Volcanic eruptions are spectacular, violent and dangerous. Large explosive eruptions can even have global impacts. To classify the size of volcanic eruptions, the magma volume and the deposition volume are determined. Volcanologists estimate these values in order to compare the size of different volcanic eruptions or to obtain a measure of the explosiveness of the eruption. However, it is often not possible to determine the values accurately. This makes it difficult to infer the actual volume of magma and to measure the complete extent of such eruptions. In particular, because the deposits of the most violent historical eruptions are partially or completely under water, which makes geological investigations difficult. This has also prevented the accurate sizing of past eruptions and thus a reliable risk assessment.
An international team of researchers led by marine geoscientist Dr. Jens Karstens of GEOMAR Helmholtz Centre for Ocean Research Kiel has now, for the first time, combined the latest geophysical and geological methods to resurvey the Minoan eruption, which took place 3,600 years ago, of the Greek island of Santorini. Their study has now been published in the journal Nature Communications. The analyses presented within lead to one of the most accurately determined volume estimates of any large volcanic eruption, and provide an approach to better classify and measure other volcanic eruptions worldwide. The publication thus provides a basis for better assessing the hazard of such events and establishes a benchmark for more precisely determining magma volumes.
"Volcanic eruptions can result in measurable effects worldwide, such as a global temperature decrease" confirms Dr. Karstens, lead author of the study. "While we can assess climate change risks through models, and we have a relatively good understanding of the risk from earthquakes, we are much worse off when it comes to volcanoes. We have a blind spot there. It is therefore essential that we learn to assess the consequences of large explosive volcanic eruptions more accurately. To better assess the risk, it is necessary to know how frequently eruptions of a certain size occur. The basis for this is volume calculations that are as precise as possible. We have made an important contribution to this with our study of the Minoan eruption."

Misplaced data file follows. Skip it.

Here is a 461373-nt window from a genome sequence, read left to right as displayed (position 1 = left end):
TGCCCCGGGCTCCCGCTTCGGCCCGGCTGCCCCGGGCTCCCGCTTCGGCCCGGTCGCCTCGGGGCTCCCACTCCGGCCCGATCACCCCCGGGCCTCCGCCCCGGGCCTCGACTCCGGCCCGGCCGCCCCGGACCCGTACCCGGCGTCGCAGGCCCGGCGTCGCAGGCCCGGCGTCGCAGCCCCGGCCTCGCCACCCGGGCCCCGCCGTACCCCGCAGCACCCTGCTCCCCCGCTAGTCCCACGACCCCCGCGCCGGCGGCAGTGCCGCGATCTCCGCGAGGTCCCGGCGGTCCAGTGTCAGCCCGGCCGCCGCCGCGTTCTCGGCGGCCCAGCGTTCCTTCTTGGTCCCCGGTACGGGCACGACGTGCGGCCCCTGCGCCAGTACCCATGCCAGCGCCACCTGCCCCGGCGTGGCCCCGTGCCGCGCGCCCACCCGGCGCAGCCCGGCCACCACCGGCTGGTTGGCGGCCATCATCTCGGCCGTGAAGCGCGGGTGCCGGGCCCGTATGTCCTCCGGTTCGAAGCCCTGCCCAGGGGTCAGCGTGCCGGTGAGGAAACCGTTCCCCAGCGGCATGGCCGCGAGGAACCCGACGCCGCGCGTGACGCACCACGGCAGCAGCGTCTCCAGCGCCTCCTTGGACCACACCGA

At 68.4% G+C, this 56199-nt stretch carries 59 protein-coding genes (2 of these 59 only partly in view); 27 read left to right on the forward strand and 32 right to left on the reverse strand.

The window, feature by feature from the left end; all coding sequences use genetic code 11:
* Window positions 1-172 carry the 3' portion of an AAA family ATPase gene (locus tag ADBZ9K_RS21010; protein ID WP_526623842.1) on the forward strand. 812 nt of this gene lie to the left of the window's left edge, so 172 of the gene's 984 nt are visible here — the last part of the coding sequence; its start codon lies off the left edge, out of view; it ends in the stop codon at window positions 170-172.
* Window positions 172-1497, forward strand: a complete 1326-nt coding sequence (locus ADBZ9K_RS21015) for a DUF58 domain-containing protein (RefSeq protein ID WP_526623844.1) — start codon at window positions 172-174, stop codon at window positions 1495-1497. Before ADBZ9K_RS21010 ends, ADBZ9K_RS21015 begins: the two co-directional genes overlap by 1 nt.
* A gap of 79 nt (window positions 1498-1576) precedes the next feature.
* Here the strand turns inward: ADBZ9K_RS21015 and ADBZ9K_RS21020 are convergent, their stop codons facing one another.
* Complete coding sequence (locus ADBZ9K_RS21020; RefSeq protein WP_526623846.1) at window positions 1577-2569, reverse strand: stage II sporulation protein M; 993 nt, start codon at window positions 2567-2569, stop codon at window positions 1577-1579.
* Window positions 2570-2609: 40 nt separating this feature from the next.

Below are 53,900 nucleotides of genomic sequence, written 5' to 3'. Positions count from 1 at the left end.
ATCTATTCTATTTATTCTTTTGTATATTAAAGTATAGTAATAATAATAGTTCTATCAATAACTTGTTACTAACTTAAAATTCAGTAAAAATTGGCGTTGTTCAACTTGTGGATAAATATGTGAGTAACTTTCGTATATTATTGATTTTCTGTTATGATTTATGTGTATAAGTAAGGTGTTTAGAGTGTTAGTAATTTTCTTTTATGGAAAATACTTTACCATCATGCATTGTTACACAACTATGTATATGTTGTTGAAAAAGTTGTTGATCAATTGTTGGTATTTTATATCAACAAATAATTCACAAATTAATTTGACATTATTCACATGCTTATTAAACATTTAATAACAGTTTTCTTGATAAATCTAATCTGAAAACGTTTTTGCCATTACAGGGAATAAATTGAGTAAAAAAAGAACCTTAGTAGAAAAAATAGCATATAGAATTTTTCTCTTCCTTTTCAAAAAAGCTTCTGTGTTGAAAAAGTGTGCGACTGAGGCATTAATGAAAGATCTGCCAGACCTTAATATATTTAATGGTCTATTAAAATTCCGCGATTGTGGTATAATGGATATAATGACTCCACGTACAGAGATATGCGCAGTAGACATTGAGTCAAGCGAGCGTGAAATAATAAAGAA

The Minoans were the earliest advanced civilization in Europe. The eruption named after them took place about 3,600 years ago in the Holocene epoch, burying an entire city, now the excavation site of Akrotiri. Estimates from previous calculations suggested that the eruption was as large as 86 cubic kilometers of ejected magma. This would have made it one of the largest in the past 10,000 years. The science team's new analysis yields much smaller numbers: Only one-third to one-half as large, 26-41 cubic kilometers, was the event at the time, according to current estimates.
For their calculations of the volcanic magnitude, the researchers combined different methods from several research cruises. For example, they were able to detect ash deposits from the Minoan eruption in 41 sediment cores collected during research cruise POS513 aboard the research vessel POSEIDON in 2017, and thereby determine the ash volume of the eruption. Because ejected magma solidifies into material with varying porosities, they used a computed tomography-based technique to determine the density of the sediment cores and thus the actual pure magma volume ejected. Using seismic reflection data from research cruise POS538, they also identified and characterized the deposition of pyroclastic flows – avalanches of hot gases, ash, and debris ejected by the volcanic eruption – around the island. These data also enabled them to characterise material that fell into the center of the crater, known as the caldera.
Combining the data collected, the scientists were able to draw conclusions about the extent of the Minoan eruption. This is the first time that such precise values have been calculated for all individual components. Estimates of the eruption volume were previously based either on estimates of the volume of the caldera collapse or on incomplete estimates of the eruption products. Both approaches by themselves are limited in their explanatory power.
"Volcanic eruptions can costs lives and affect climate. Our results contribute another piece to the puzzle of understanding explosive volcanic eruptions and their magnitudes, which should lead to improved risk assessments," adds Dr. Karstens.
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